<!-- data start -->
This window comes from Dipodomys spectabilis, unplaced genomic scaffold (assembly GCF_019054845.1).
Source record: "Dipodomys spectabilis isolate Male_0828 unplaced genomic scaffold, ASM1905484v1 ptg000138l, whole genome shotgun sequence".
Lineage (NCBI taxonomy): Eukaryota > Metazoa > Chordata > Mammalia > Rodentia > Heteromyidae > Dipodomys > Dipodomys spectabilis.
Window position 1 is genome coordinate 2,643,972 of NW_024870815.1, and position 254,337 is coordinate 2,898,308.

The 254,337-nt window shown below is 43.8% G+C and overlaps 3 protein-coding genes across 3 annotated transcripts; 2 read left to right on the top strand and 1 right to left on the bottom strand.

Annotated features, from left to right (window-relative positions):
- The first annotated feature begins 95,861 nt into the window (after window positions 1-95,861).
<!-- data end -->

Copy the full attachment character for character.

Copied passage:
This window comes from Dipodomys spectabilis, unplaced genomic scaffold (assembly GCF_019054845.1).
Source record: "Dipodomys spectabilis isolate Male_0828 unplaced genomic scaffold, ASM1905484v1 ptg000138l, whole genome shotgun sequence".
Lineage (NCBI taxonomy): Eukaryota > Metazoa > Chordata > Mammalia > Rodentia > Heteromyidae > Dipodomys > Dipodomys spectabilis.
Window position 1 is genome coordinate 2,643,972 of NW_024870815.1, and position 254,337 is coordinate 2,898,308.

The 254,337-nt window shown below is 43.8% G+C and overlaps 3 protein-coding genes across 3 annotated transcripts; 2 read left to right on the top strand and 1 right to left on the bottom strand.

Annotated features, from left to right (window-relative positions):
- The first annotated feature begins 95,861 nt into the window (after window positions 1-95,861).